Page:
Eventually, I put the food outside our door and I can touch him while he eats and then he darts away. He has now decided to officially adopt us, hogs his and Bella’s food. I’ve learned if you feed two stray cats, word gets out and of course another cat showed up. Twice a day I herd cats to assure Bella gets food while they play their game of musical food bowls continually taking over another’s food dish.
We now call him, “Agent Orange” and I can’t say how we refer to that “other” cat (number three) after realizing she has kittens under our porch! We’ve been lured into a feeding program for three cats who want to lie around all day and now we’re forced into a planned parenthood program!
The two newly weaned kittens are wild and our cat population is now five. Steve notices a watering can move on its own. He picks it up, looks inside to see a kitten roaring back at him like Simba from “The Lion King.” Kind of cute like that kitten was really tough. He couldn’t even get himself out of an empty watering can. Steve cornered the second kitten and takes them both to a shelter where they will go to a foster home, neutered when old enough, and if they don’t take to humans let back into the wild.
Then we trap “Agent Orange” which seems to cruel. He has a look of horror on his face. We will have him neutered and ask that he be returned to our wild acreage. The momma cat disappears the day her kittens are apprehended never to be seen again. I assume since lover boy isn’t available she went back to her former “hood”. Though now that I know more about those who creep around during the dark hours and fly across the big Texas sky, I wonder. Those creatures aren’t just looking for road kill.
Agent Orange is still bullying Bella for cat food and territory and with his weighty blonde locks and personality we decide Donald John is a more fitting name – DJ for short, though I tend to just call him “Bud.”
That cat follows me everywhere and never stops talking. I tell him I am not that fond of cats, but if he keeps being so persistent, I might get attached. He still doesn’t take to strangers but I can pick him up and carry him around, which I often do to keep him from tripping me. He walks winding in front of my feet insisting on attention. He is fluffy, cuddly and when I pick him up to carry him leans back in my arms to look me in the eyes. Yeah, that cat that would run as soon as our eyes met is now predictably affectionate.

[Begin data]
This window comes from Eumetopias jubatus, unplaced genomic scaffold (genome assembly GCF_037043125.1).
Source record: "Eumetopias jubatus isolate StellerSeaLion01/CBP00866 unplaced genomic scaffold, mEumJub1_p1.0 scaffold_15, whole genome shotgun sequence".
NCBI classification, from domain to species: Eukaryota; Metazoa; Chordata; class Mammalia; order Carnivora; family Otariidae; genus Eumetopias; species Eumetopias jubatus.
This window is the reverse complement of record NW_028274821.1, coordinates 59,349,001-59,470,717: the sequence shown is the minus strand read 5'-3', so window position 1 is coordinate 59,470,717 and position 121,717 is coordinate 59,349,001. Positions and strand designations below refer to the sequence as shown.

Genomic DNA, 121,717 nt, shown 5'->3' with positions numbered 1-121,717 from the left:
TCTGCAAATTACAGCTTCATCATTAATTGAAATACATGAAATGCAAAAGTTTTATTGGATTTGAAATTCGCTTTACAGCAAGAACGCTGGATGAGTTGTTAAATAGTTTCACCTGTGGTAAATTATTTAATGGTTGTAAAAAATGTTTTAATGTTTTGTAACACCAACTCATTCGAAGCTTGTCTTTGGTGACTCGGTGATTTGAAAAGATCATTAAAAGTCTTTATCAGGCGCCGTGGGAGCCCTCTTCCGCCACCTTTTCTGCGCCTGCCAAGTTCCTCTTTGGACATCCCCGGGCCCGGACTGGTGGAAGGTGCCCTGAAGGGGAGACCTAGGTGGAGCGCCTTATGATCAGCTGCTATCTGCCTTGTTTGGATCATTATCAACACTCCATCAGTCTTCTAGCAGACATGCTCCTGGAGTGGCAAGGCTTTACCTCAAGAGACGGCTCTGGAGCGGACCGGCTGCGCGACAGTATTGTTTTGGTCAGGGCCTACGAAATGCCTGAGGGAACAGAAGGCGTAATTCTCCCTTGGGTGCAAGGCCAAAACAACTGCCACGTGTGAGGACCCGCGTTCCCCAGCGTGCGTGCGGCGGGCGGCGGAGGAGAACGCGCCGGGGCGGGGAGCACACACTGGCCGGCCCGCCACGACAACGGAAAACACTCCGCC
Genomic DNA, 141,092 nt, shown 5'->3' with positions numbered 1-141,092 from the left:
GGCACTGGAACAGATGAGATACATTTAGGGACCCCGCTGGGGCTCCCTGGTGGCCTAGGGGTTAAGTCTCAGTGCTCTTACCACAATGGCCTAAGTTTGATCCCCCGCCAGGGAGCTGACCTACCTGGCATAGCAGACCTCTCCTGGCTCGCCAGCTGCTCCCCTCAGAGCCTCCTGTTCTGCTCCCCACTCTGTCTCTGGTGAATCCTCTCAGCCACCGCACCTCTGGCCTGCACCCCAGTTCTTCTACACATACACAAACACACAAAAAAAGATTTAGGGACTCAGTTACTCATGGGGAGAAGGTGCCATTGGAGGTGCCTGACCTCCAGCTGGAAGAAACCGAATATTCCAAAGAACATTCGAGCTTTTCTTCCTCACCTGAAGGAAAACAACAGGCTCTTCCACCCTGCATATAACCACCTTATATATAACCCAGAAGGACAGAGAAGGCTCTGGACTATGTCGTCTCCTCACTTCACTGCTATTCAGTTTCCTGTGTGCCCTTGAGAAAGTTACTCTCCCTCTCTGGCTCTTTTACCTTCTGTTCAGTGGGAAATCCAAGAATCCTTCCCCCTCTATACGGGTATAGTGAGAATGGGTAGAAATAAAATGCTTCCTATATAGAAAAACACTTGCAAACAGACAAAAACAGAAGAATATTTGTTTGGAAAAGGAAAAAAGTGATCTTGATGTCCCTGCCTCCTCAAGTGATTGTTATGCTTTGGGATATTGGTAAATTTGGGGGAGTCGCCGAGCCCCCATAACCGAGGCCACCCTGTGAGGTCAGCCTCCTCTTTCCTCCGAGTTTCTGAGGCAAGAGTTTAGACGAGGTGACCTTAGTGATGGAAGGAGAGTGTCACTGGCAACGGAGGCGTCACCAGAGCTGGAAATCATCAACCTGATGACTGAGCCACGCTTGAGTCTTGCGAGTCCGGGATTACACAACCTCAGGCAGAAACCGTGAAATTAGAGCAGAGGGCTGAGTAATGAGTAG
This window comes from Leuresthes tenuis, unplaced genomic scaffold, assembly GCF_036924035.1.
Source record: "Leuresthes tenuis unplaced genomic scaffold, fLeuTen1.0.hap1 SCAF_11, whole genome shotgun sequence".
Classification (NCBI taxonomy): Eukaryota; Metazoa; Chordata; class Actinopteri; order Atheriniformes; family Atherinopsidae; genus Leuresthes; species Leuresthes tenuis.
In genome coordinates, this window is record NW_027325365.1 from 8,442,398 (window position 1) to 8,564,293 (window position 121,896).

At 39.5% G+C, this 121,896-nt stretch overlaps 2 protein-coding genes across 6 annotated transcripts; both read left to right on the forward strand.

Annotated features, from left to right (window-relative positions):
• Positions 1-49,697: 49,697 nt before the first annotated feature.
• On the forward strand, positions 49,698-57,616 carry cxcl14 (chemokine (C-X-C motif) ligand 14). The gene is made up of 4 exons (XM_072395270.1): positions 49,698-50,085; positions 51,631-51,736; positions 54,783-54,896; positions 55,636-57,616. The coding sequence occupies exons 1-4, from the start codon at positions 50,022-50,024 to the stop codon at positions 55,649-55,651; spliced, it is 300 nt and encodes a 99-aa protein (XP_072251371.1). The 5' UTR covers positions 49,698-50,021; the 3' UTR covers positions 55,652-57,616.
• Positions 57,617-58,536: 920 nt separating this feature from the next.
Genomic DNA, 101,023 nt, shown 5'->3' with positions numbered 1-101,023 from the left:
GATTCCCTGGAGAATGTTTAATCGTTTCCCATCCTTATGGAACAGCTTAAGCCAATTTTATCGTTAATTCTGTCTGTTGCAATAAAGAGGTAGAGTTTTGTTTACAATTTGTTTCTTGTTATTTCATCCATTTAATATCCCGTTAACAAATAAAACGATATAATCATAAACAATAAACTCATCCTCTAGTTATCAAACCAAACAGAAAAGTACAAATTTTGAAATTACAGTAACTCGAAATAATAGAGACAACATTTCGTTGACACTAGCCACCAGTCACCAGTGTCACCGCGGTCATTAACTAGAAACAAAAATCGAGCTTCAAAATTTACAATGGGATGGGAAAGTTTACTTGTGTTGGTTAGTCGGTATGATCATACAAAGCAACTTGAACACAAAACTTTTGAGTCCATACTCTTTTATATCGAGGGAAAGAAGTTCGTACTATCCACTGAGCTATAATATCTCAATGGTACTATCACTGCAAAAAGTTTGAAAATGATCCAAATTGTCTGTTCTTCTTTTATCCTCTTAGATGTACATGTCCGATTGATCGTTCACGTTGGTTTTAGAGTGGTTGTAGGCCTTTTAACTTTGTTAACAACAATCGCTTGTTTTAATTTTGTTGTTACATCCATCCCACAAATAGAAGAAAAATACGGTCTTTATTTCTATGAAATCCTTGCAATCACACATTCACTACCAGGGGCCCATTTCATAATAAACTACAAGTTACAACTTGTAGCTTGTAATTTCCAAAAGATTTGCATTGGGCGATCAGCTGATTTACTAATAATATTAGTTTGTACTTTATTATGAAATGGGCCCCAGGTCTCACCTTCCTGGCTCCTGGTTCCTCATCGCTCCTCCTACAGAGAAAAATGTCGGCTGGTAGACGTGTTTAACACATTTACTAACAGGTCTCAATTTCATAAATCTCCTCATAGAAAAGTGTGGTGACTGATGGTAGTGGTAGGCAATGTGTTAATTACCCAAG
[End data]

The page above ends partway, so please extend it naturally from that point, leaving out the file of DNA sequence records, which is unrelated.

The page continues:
It’s difficult to pull weeds with a cat wanting to play. I am taking photos of the landscaping in our circle and he quickly climbs the tree right next to me and places himself at my shoulder height as if to say, “Take my picture!” And I do.
In the mornings at the far end of the house DJ and Bella are at the side porch anxiously waiting for someone to feed them. In the course of a day every time I walk out that door, Donald John comes out from under some shrubs to see me. “Hey Bud.” I pet him and then he blocks my every step toward the compost pile. I give him a scratch behind the ears and he immediately rolls on his back for a tummy rub too.
In the evening he is sitting on the porch rail peering in at me, meowing.
It’s morning and only Bella is waiting at the door. It’s not typical, but maybe he’s gone for an early morning prowl.
Later I step outside and call out “Hey Bud” met with silence. He’s not sitting on the porch rail watching me through the window and meowing until I give up and go outside to pet him.
I walk the property wondering if he got spooked and call his name hoping to hear his familiar “meow.” Hopefully, he’s hiding in the wooded area or in a tree and will call out for me to rescue him. Silence.
He is gone.